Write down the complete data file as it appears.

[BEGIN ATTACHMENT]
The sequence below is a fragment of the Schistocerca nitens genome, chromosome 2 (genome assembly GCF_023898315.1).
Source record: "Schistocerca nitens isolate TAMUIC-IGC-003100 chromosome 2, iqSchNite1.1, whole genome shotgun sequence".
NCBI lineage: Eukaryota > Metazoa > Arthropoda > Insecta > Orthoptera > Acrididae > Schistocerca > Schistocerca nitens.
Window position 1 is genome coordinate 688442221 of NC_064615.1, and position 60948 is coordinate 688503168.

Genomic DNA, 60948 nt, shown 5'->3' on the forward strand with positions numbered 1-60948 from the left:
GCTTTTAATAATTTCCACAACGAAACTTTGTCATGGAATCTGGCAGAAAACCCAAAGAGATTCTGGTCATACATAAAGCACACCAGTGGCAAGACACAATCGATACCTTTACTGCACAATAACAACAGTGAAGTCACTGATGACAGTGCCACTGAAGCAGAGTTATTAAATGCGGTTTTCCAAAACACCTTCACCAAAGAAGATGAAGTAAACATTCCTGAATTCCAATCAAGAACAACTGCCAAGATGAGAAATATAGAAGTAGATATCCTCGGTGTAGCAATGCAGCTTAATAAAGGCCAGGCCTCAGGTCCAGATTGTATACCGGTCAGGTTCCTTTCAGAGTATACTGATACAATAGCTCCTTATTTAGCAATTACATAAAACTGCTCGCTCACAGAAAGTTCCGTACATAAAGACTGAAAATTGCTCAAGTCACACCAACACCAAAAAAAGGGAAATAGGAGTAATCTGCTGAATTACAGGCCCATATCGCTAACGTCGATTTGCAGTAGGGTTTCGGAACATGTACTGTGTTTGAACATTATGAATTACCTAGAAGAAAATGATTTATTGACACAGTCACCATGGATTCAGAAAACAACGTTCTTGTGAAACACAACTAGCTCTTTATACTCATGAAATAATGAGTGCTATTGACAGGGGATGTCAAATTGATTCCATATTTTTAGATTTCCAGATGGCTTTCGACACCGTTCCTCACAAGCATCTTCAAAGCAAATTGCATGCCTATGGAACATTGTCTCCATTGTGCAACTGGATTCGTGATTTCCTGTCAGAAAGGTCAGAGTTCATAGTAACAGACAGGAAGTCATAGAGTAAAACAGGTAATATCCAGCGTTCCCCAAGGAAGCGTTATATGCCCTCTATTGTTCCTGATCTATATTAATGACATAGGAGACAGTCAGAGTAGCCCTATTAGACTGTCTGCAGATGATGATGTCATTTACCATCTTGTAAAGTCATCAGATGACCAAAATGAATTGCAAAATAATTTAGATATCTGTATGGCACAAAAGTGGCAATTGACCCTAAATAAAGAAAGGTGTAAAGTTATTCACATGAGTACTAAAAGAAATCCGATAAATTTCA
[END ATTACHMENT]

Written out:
The sequence below is a fragment of the Schistocerca nitens genome, chromosome 2 (genome assembly GCF_023898315.1).
Source record: "Schistocerca nitens isolate TAMUIC-IGC-003100 chromosome 2, iqSchNite1.1, whole genome shotgun sequence".
NCBI lineage: Eukaryota > Metazoa > Arthropoda > Insecta > Orthoptera > Acrididae > Schistocerca > Schistocerca nitens.
Window position 1 is genome coordinate 688442221 of NC_064615.1, and position 60948 is coordinate 688503168.

Genomic DNA, 60948 nt, shown 5'->3' on the forward strand with positions numbered 1-60948 from the left:
GCTTTTAATAATTTCCACAACGAAACTTTGTCATGGAATCTGGCAGAAAACCCAAAGAGATTCTGGTCATACATAAAGCACACCAGTGGCAAGACACAATCGATACCTTTACTGCACAATAACAACAGTGAAGTCACTGATGACAGTGCCACTGAAGCAGAGTTATTAAATGCGGTTTTCCAAAACACCTTCACCAAAGAAGATGAAGTAAACATTCCTGAATTCCAATCAAGAACAACTGCCAAGATGAGAAATATAGAAGTAGATATCCTCGGTGTAGCAATGCAGCTTAATAAAGGCCAGGCCTCAGGTCCAGATTGTATACCGGTCAGGTTCCTTTCAGAGTATACTGATACAATAGCTCCTTATTTAGCAATTACATAAAACTGCTCGCTCACAGAAAGTTCCGTACATAAAGACTGAAAATTGCTCAAGTCACACCAACACCAAAAAAAGGGAAATAGGAGTAATCTGCTGAATTACAGGCCCATATCGCTAACGTCGATTTGCAGTAGGGTTTCGGAACATGTACTGTGTTTGAACATTATGAATTACCTAGAAGAAAATGATTTATTGACACAGTCACCATGGATTCAGAAAACAACGTTCTTGTGAAACACAACTAGCTCTTTATACTCATGAAATAATGAGTGCTATTGACAGGGGATGTCAAATTGATTCCATATTTTTAGATTTCCAGATGGCTTTCGACACCGTTCCTCACAAGCATCTTCAAAGCAAATTGCATGCCTATGGAACATTGTCTCCATTGTGCAACTGGATTCGTGATTTCCTGTCAGAAAGGTCAGAGTTCATAGTAACAGACAGGAAGTCATAGAGTAAAACAGGTAATATCCAGCGTTCCCCAAGGAAGCGTTATATGCCCTCTATTGTTCCTGATCTATATTAATGACATAGGAGACAGTCAGAGTAGCCCTATTAGACTGTCTGCAGATGATGATGTCATTTACCATCTTGTAAAGTCATCAGATGACCAAAATGAATTGCAAAATAATTTAGATATCTGTATGGCACAAAAGTGGCAATTGACCCTAAATAAAGAAAGGTGTAAAGTTATTCACATGAGTACTAAAAGAAATCCGATAAATTTCA